Magazine article Black Issues in Higher Education

Black Innovation: Learning from the Past. (Special Report: African Americans in technology)(Cover Story)

Magazine article Black Issues in Higher Education

Black Innovation: Learning from the Past. (Special Report: African Americans in technology)(Cover Story)

Article excerpt

If it weren't for Black History Month, it's unlikely that a significant number of Americans would ever come across the names of individuals such as Granville T. Woods, Garrett Morgan, Jan Ernst Matzeliger and Elijah McCoy. These individuals, who lived largely during the 19th century, are the best known figures among African Americans who distinguished themselves as inventors in American history.

Their legacy, sporadically celebrated each February, has long represented an opportunity for scholars to paint a fuller picture of the history of technology in America. Though the deeds of Black inventors have been often popularized anecdotally in magazine articles, Black History Month advertisements, lectures and radio programs, very little scholarship has documented the deeper social and economic context of their lives and the impact of their inventions, according to experts.

"These inventors were not anomalies. They came out of a tradition. These were African Americans who were crafts (persons) who had skills," says Dr. Spencer Crow, executive director and CEO of the National Underground Railroad Freedom Center in Cincinnati.

Scholars are beginning to recognize that exploring African American contributions to the nation's technology base also means exploring early African American social status as active participants in the making of American society. It is felt that public scholarship, typically embodied by history museum exhibitions, and public interest stoked by events, such as Black History Month, have been setting the stage for the academy to take greater interest in Black American contributions in technology.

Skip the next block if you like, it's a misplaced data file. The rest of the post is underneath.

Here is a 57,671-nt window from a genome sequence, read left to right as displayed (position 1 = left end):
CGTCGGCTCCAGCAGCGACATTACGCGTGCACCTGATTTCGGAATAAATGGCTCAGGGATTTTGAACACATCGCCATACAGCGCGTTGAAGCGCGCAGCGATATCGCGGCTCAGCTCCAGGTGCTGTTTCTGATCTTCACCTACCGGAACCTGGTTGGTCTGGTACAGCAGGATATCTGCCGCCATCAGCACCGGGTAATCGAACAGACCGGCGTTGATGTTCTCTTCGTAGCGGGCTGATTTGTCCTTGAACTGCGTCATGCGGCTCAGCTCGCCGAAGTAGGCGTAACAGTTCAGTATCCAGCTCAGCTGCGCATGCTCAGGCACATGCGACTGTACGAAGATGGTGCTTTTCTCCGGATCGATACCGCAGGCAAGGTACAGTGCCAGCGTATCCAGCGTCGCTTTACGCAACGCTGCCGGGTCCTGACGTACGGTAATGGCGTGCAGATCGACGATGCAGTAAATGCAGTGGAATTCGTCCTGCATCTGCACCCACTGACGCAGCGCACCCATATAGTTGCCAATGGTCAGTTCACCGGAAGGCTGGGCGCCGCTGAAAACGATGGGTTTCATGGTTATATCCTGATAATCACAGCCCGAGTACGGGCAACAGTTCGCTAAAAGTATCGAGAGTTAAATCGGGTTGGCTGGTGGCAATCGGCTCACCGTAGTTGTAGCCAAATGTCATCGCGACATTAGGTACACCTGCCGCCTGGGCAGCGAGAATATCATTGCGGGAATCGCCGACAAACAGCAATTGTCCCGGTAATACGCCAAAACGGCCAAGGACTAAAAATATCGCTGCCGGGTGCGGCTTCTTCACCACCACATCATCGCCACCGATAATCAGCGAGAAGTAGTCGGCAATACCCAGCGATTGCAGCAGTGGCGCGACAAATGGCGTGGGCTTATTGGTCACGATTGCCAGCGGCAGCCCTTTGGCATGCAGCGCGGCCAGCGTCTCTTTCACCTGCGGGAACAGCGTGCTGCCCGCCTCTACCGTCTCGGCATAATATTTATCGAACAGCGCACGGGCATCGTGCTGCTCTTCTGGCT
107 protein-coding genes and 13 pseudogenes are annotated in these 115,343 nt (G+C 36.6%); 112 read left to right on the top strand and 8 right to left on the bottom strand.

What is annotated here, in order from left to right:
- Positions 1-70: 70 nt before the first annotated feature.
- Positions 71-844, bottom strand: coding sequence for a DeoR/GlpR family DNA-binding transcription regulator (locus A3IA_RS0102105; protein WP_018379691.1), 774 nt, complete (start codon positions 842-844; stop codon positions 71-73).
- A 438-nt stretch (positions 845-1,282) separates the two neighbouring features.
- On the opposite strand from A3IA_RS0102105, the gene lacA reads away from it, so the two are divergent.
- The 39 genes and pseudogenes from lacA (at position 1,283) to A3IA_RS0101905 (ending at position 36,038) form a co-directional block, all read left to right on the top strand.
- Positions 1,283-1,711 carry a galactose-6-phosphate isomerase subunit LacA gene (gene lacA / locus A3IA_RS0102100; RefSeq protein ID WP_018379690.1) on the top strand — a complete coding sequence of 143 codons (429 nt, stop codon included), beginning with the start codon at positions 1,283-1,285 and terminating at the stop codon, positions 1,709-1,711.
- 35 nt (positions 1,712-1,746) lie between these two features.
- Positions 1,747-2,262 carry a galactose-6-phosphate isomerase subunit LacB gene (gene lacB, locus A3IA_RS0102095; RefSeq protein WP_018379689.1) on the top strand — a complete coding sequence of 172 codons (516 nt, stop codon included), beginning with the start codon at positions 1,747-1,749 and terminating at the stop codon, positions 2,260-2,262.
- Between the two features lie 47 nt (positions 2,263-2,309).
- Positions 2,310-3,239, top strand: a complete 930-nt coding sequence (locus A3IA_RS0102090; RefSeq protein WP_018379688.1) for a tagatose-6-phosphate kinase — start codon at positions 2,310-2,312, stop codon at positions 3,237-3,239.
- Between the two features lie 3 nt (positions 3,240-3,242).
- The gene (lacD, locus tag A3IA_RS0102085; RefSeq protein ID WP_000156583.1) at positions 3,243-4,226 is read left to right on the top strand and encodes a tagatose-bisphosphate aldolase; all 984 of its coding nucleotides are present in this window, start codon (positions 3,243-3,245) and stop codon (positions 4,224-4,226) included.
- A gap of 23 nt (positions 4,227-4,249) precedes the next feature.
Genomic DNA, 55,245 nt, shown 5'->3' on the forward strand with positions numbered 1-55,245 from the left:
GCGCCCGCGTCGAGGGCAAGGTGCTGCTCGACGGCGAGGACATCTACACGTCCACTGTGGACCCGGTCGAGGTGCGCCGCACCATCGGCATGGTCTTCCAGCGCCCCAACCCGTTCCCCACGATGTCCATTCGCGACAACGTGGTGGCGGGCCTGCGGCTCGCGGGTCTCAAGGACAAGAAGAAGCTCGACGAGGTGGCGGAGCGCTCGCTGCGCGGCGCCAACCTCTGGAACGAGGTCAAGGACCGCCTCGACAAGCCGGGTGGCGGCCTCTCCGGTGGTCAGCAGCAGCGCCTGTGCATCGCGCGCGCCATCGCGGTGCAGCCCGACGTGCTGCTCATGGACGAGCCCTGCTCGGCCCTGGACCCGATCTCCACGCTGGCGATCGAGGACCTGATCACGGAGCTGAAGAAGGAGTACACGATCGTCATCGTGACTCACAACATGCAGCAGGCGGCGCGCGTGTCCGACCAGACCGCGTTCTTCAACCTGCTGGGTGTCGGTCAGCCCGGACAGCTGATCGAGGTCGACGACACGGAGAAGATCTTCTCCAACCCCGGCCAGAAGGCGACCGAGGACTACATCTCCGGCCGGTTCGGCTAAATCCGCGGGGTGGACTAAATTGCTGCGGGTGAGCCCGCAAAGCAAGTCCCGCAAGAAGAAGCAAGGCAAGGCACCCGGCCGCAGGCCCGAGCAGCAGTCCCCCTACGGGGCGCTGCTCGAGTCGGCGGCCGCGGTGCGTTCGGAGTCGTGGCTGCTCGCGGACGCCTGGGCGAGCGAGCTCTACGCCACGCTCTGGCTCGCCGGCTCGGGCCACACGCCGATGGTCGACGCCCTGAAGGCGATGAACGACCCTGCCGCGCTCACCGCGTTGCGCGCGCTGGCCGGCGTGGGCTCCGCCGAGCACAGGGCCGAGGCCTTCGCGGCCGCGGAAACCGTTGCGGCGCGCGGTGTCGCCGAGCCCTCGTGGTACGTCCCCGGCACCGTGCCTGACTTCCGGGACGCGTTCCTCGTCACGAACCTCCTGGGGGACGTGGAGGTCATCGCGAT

Further, some believe that a deeper understanding of Black innovation in American history might prove useful to policy-makers, educators and corporate leaders who are straggling to bring more American-born minorities into high-tech occupations and ownership. As in the 19th century, today's digital revolution revolves around issues of citizenship and preparation for participating in a technologically driven economy.

"I think that with studying the past you get a better perspective on how you got to the present," says Crew, who curated the groundbreaking "Field to Factory" exhibit at the Smithsonian's National Museum of American History in Washington.


In the late 1980s, the Smithsonian's Anacostia Museum and Center for African American History and Culture in Washington presented "The Real McCoy, African American Invention and Innovation, 1619-1930" exhibition. It showcased the contributions of slave and flee Black inventors prior to the Civil War and the inventions by Blacks between the Civil War and 1930. The exhibition, which first ran at the Anacostia museum in 1987, circulated around the nation at history museums for two years.

"John Kinard, the (late) founding director of the museum, wanted young people to be inspired by the Black men and women who made a real impact on American history with their inventions," says Portia James, the curator of the Anacostia museum.

The "Real McCoy" exhibition happened to coincide with the Smithsonian's "Field to Factory" exhibition, which won praise for illustrating the African American migration out of a southern agricultural society into industrialized cities in the North and Midwest.

James, who curated the "Real McCoy" exhibition, recalls that it proved challenging gathering information about individuals who were not typically included in the "top 10 or 15" famous Black inventors' list. Nonetheless, she conceived the exhibition to place the Black inventor within a deeper social and economic context than had been traditionally characterized in much of the documentation on them.

"The idea behind the exhibition was to get people not to think of inventing as an isolated act by an isolated person," James explains.

The focus on the social context of invention allowed James to show that Blacks, whether free or enslaved, were enthusiastic contributors to a young American society that prized innovation and inventiveness. …

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